Although the genome of Pseudomonas putida KT2440 encodes an orthologue of the crp gene of Escherichia coli (encoding the cAMP receptor protein), the regulatory scope of this factor seems to be predominantly co-opted in this bacterium for controlling non-metabolic functions. In order to investigate the reasons for such a functional divergence in otherwise nearly identical proteins, the Crp regulator of P. putida (Crp(P. putida)) was purified to apparent homogeneity and subject to a battery of in vitro assays aimed at determining its principal physicochemical properties. Analytical ultracentrifugation indicated effector-free Crp(P. putida) to be a dimer in solution that undergoes a significant change in its hydrodynamic shape in the presence of cAMP. Such a conformational transition was confirmed by limited proteolysis of the protein in the absence or presence of the inducer. Thermodynamic parameters calculated by isothermal titration calorimetry revealed a tight cAMP-Crp(P. putida) association with an apparent K(D) of 22.5 ± 2.8 nM, i.e. much greater affinity than that reported for the E. coli's counterpart. The regulator also bound cGMP, but with a K(D) = 2.6 ± 0.3 µM. An in vitro transcription system was then set up with purified P. putida's RNA polymerase for examining the preservation of the correct protein-protein architecture that makes Crp to activate target promoters. These results, along with cognate gel retardation assays indicated that all basic features of the reference Crp(E. coli) protein are kept in the P. putida's counterpart, albeit operating under a different set of parameters, the extraordinarily high affinity for cAMP being the most noticeable.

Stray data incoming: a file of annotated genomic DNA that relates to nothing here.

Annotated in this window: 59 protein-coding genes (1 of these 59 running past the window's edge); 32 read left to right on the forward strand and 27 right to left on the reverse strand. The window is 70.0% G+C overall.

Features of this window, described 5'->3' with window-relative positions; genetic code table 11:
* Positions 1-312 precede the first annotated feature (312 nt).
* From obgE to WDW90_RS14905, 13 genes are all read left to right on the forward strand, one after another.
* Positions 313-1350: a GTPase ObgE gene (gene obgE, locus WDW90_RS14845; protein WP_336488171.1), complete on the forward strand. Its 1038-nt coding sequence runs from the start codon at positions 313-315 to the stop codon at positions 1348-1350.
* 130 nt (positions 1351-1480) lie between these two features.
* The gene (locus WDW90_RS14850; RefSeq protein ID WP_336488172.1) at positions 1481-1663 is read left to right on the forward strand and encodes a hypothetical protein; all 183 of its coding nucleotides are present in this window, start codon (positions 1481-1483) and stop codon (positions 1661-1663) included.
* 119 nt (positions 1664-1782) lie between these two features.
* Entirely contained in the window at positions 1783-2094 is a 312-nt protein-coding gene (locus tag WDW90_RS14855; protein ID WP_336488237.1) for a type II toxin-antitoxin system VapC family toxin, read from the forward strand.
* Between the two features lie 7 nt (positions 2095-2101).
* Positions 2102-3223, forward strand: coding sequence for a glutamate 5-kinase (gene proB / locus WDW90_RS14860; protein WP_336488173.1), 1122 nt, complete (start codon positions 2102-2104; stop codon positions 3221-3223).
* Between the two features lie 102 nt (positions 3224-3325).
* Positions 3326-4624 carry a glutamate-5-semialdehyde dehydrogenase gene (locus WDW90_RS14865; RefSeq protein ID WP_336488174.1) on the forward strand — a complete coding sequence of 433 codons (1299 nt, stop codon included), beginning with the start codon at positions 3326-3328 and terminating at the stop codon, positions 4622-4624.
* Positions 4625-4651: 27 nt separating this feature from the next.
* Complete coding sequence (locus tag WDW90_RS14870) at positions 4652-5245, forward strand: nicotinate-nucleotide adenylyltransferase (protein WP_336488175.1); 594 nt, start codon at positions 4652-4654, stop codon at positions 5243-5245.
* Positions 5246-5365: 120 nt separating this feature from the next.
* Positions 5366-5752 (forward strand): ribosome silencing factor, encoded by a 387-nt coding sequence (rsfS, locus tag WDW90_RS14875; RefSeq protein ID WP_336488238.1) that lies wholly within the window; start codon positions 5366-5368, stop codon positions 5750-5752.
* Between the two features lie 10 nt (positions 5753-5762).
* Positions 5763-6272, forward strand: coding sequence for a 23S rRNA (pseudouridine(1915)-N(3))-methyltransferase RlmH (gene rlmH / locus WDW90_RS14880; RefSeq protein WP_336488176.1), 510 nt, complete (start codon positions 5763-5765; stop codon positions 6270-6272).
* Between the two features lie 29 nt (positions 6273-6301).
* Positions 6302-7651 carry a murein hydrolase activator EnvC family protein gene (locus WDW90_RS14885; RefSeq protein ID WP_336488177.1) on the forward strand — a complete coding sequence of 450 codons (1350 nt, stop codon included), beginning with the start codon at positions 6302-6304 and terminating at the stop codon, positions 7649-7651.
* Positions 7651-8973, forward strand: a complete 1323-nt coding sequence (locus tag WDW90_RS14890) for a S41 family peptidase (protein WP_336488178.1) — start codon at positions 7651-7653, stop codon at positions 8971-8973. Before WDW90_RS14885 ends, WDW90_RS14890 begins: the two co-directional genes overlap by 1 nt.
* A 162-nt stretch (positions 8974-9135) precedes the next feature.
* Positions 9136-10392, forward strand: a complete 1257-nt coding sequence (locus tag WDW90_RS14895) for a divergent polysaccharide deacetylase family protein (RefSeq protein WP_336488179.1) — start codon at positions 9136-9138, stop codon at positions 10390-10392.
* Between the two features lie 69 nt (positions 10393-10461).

© 2011 Society for Applied Microbiology and Blackwell Publishing Ltd.